In September 1969, a fumbling, cranky old church deacon known as Sportcoat shuffles into the courtyard of the Cause Houses housing project in south Brooklyn, pulls a .45 from his pocket, and in front of everybody shoots the project's drug dealer at point-blank range. The reasons for this desperate burst of violence and the consequences that spring from it lie at the heart of this funny, moving novel.
An electrifying debut novel about three unforgettable characters who seek to rise-- to the middle class, to political power, to fame in the movies -- and find their lives entangled in the wake of a catastrophe in contemporary India.
From sixteen-year-old Dara McAnulty, a globally renowned figure in the youth climate activist movement, comes a memoir about loving the natural world and fighting to save it.
Almost everything about Wallace is at odds with the Midwestern university town where he is working uneasily toward a biochem degree. An introverted young man from Alabama, black and queer, he has left behind his family without escaping the long shadows of his childhood. For reasons of self-preservation, Wallace has enforced a wary distance even within his own circle of friends--some dating each other, some dating women, some feigning straightness.
The child of a married Japanese aristocrat and her African American GI lover, Nori is an outsider from birth. Her grandparents take her in, only to conceal her, fearful of a stain on the royal pedigree that they are desperate to uphold in a changing Japan. But when chance brings her older half-brother, Akira, to the estate that is his inheritance and destiny, Nori finds in him an unlikely ally with whom she forms a powerful bond--a bond their formidable grandparents cannot allow and that will irrevocably change the lives they were always meant to lead.
Somewhere out beyond the edge of the universe there is a library that contains an infinite number of books, each one the story of another reality. One tells the story of a person's life as it is, along with another book for the other life they could have lived if they had made a different choice at any point in their life. While everyone wonders how their lives might have been, what if someone had the chance to go to the library and see for themself? Would any of these other lives truly be better?
Six years after the fight that ended their friendship, Daphne Berg is shocked when Drue Cavanaugh walks back into her life, looking as lovely and successful as ever, with a massive favor to ask. Daphne hasn't spoken one word to Drue in all this time--she doesn't even hate-follow her ex-best friend on social media--so when Drue asks if she will be her maid-of-honor at the society wedding of the summer, Daphne is rightfully speechless. Drue was always the one who had everything--except the ability to hold onto friends.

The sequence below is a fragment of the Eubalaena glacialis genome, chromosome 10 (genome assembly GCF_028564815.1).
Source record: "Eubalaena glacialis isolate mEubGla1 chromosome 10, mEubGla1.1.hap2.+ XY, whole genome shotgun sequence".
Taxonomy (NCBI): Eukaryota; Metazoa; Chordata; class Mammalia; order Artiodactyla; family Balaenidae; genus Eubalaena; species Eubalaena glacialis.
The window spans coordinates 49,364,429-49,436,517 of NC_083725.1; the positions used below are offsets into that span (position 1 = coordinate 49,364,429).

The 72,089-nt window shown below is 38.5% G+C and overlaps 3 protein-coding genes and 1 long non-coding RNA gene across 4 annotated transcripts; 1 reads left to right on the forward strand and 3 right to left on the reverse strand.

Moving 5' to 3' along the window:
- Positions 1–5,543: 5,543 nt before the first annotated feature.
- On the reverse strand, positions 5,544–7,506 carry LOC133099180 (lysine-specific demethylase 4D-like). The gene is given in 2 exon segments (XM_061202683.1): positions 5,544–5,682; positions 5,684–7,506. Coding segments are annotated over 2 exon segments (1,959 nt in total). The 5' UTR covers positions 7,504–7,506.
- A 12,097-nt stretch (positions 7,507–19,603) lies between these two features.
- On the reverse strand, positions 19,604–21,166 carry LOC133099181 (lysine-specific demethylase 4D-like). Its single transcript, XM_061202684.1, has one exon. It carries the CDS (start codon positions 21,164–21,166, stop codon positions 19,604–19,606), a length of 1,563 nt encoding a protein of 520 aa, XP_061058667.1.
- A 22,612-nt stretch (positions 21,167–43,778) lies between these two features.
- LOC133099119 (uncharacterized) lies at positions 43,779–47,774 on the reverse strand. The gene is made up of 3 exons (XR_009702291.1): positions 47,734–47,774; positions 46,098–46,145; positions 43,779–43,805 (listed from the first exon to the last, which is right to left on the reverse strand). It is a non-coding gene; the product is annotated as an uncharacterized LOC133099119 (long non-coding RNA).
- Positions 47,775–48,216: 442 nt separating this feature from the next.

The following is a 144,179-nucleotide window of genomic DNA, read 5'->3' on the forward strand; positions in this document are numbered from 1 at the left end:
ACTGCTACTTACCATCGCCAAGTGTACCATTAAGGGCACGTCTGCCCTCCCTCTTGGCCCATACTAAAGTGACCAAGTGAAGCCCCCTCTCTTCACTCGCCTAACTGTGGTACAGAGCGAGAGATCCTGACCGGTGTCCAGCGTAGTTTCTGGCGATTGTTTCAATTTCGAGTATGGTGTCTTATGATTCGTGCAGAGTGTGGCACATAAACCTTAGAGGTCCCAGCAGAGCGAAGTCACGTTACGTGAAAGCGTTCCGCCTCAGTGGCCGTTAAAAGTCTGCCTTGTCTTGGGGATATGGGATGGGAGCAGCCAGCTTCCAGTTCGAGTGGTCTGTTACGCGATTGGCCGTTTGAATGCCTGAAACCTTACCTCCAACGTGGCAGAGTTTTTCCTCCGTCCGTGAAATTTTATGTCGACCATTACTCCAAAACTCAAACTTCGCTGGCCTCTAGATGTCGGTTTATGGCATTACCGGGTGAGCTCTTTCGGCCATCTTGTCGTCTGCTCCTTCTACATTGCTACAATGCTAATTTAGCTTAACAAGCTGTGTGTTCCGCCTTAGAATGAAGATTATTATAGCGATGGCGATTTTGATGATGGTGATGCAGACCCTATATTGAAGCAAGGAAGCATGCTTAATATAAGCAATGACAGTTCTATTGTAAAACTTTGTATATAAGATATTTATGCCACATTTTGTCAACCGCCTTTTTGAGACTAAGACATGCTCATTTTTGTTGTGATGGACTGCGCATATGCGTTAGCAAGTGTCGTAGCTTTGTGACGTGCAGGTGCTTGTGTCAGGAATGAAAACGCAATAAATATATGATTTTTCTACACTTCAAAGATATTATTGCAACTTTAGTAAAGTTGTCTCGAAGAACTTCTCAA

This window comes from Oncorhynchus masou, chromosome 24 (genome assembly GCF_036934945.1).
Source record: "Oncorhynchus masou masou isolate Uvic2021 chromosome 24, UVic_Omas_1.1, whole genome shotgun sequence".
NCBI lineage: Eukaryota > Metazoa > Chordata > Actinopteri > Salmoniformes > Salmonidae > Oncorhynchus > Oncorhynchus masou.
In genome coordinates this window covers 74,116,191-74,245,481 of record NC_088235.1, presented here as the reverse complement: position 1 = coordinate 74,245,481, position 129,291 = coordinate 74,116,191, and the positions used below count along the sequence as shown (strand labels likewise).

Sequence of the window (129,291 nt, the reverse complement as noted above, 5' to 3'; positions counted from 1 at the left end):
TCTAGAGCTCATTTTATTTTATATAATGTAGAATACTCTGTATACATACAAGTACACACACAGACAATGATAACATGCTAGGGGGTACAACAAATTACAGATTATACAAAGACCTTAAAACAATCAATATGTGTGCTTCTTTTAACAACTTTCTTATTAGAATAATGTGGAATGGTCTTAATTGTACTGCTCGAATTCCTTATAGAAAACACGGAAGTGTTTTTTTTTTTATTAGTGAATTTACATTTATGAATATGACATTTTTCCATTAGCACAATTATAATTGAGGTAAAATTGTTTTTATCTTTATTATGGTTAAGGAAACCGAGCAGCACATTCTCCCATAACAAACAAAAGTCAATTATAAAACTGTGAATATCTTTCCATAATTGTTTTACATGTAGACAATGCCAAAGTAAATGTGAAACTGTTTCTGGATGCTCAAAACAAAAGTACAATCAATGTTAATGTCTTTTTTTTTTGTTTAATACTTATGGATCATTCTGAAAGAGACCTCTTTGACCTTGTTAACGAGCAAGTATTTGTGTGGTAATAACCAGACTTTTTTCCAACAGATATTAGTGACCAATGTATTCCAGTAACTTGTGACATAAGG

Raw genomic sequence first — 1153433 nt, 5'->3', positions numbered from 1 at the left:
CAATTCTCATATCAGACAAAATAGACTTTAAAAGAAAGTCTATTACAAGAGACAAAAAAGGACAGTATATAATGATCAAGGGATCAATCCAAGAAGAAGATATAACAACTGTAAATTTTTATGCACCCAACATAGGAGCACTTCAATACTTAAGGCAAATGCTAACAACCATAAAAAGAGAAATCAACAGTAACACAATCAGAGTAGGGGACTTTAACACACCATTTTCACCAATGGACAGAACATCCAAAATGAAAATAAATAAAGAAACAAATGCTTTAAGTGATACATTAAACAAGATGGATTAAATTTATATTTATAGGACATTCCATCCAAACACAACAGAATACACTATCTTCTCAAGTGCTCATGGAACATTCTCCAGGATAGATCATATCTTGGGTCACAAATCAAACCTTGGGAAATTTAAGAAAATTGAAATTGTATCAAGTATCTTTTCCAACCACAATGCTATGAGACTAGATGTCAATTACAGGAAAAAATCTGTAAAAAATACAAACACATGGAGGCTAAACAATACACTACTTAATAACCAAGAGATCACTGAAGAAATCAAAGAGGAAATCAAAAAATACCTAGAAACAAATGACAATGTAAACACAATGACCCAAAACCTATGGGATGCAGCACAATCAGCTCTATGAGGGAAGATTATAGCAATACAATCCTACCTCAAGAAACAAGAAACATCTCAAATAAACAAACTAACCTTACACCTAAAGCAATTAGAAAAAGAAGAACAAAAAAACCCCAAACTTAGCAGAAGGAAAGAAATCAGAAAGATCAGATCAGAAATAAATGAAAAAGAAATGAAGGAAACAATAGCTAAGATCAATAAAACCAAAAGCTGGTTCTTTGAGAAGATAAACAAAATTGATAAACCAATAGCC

A captivating novel of money, beauty, white-collar crime, ghosts, and moral compromise in which a woman disappears from a container ship off the coast of Mauritania and a massive Ponzi scheme implodes in New York, dragging countless fortunes with it.
In a peaceful retirement village, four unlikely friends meet weekly in the Jigsaw Room to discuss unsolved crimes; together they call themselves the Thursday Murder Club. When a local developer is found dead with a mysterious photograph left next to the body, the Thursday Murder Club suddenly find themselves in the middle of their first live case.
This epic novel spanning decades and crossing continents follows two young people as they flee the aftermath of the Spanish Civil War in search of a place to call home.
A magnetic novel about two families, strangers to each other, who are forced together on a long weekend gone terribly wrong.
As a botanist and professor of plant ecology, Robin Wall Kimmerer has spent a career learning how to ask questions of nature using the tools of science. As a Potawatomi woman, she learned from elders, family, and history that the Potawatomi, as well as a majority of other cultures indigenous to this land, consider plants and animals to be our oldest teachers. In Braiding Sweetgrass, Kimmerer brings these two lenses of knowing together to reveal what it means to see humans as "the younger brothers of creation."
Margot Lee's mother isn't returning her calls. It's a mystery to twenty-six-year-old Margot, until she visits her childhood apartment in Koreatown and finds her mother, Mina, dead under suspicious circumstances. The discovery sends Margot digging through the past, unraveling the facts of Mina's life as a Korean War orphan and undocumented immigrant, only to realize how little she truly knew about her mother.
Mike is a Japanese American chef at a Mexican restaurant. Benson is a Black day care teacher. They've been together for a few years, but now they're not sure why they're still a couple. There's the sex, sure, and the meals Mike cooks for Benson, and, well, they love each other. When Mike finds out his estranged father is dying in Osaka just as his acerbic Japanese mother, Mitsuko, arrives in Houston for a visit, Mike picks up and flies across the world to say goodbye. In Japan he discovers the truth about his family and his past.